Daily Management Review

Honda CEO Says Company Wiling To Join New Alliances For Reducing EV Costs


Honda CEO Says Company Wiling To Join New Alliances For Reducing EV Costs
Japanese auto company Honda Motor Co was open to making new alliances and partnerships for making electric vehicles profitable, said the company’s new chief executive on Friday.
"If through an alliance Honda can accomplish early what it should aim to be, then we'd be willing to form an alliance," Toshihiro Mibe, who was appointed as the CEO in April, said at a press conference when he was questioned about his views of global alliances on electrification.
The comments by Mibe underscore the current pressure that the global auto industry is in for sharing of technology as well as costs to meet demands for green vehicles. Mibe took over as the chief of the second largest auto company of Japan at a time when there is a growing demand and urgency among auto companies for developing technologies for designing and production of electric vehicles (EVs) and autonomous driving.
In 2024, two jointly developed large-sized EV models in North America, using General Motors Co’s Ultium batteries, would be introduced by Honda and its alliance partner General Motors Co, the two companies have said. The partners also plan to launch a series of new models which feature a new EV platform dubbed 'e:Architecture'.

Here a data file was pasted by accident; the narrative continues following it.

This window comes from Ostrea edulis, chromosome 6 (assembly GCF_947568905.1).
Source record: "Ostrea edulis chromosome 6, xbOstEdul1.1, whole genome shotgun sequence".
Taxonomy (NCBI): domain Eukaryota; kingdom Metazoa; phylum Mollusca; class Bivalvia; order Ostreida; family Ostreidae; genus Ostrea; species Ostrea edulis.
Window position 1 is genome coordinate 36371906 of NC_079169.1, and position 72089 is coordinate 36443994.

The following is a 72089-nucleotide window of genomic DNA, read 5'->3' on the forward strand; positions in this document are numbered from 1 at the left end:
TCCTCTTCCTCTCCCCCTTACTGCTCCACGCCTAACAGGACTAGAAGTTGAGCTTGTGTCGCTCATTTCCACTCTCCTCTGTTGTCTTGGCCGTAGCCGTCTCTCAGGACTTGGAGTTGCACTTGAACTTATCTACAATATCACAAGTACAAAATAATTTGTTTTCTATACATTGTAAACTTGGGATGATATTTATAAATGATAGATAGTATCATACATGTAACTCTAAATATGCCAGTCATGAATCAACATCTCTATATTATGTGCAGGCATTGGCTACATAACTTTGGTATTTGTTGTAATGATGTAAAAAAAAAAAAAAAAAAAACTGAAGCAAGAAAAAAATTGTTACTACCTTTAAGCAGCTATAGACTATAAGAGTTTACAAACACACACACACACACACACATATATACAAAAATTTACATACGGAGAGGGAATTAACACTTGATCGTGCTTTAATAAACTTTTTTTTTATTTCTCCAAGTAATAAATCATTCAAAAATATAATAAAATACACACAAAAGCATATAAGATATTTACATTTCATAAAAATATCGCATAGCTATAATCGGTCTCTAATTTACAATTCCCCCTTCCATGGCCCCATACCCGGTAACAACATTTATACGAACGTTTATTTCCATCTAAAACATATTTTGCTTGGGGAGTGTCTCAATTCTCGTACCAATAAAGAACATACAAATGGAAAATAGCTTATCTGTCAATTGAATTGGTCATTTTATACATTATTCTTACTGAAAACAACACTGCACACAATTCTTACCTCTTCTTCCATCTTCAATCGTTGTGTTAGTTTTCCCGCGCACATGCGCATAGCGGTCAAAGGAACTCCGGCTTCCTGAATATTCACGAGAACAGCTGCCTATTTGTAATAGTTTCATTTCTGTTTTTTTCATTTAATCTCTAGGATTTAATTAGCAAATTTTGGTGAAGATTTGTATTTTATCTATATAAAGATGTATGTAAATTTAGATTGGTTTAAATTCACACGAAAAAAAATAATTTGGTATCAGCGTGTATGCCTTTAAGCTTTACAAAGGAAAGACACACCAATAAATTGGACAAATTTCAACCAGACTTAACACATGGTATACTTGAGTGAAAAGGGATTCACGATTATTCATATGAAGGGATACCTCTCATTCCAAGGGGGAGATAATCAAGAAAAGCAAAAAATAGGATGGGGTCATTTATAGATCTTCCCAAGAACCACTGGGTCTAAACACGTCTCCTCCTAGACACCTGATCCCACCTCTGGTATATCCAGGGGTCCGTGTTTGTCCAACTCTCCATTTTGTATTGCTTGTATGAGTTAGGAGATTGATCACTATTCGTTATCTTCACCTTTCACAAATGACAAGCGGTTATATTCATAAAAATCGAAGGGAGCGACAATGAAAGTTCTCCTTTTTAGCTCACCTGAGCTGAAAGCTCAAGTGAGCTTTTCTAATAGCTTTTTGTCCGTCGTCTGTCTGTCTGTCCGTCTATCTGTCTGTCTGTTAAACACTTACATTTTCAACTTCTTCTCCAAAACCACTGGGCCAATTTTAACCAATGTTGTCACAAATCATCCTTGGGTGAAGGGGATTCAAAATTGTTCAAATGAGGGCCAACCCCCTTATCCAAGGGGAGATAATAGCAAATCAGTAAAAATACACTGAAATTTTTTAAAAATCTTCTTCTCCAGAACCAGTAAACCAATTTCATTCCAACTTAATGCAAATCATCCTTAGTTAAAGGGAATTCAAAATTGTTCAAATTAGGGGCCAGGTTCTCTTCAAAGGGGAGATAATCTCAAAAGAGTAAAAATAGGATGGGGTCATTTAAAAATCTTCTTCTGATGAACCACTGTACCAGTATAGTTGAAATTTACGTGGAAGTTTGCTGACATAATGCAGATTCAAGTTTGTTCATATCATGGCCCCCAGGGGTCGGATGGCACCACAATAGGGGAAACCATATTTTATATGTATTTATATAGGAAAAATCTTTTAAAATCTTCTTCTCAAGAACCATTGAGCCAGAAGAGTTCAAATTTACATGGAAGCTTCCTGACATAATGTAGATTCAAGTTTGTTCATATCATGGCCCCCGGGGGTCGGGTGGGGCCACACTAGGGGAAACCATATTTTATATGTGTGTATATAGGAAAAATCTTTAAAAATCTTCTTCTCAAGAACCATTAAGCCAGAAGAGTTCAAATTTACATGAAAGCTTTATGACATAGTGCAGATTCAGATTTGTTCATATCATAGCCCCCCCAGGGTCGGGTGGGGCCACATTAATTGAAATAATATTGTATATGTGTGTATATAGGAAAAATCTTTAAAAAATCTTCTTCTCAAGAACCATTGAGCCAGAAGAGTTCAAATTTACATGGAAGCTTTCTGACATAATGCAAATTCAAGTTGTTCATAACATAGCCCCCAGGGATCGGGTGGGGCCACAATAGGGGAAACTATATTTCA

Partnership in autonomous vehicles as well as on fuel-cell vehicle (FCV) technology already exists between the two companies and they are looking out at other ways to expand their alliance.
By 2040, the ratio of EVs and FCVs is aimed to be increased to 100% of all sales, according to the target set by Honda, the company has said.
Mibe said, once the products are out in the market, there will be a rapid drop in the price of electric vehicles, just like home appliances.
"Building an alliance will become a huge direction in terms of increasing the number of electric vehicles, considering how electrification is not commercially feasible right now," he added.
Honda is traditionally known for manufacturing fuel-efficient internal-combustion engines and its first mass-produced all-battery vehicle was launched by the company in August last year.
Mibe said the production of next generation batteries for EVs could set Honda apart in the electrification race.
A combined effect of shutting down a number of its unviable manufacturing facilities, including its factories in the United Kingdom, Turkey and Japan, is the high possibility of an improvement in the profitability of its car business in the next fiscal year, according to the expectations of the auto maker, said the Honda chief.
The operating income margin for Honda for its motorcycles was at 13 per cent and at 1 per cent for its cars last year.
Mibe said that the challenge for shifting to electric powered vehicles is viewed as an opportunity for Honda to conduct a review of its existing product lineup as well as for improving profitability, and added that the company also wants to make use of customer data for a new digital service or business.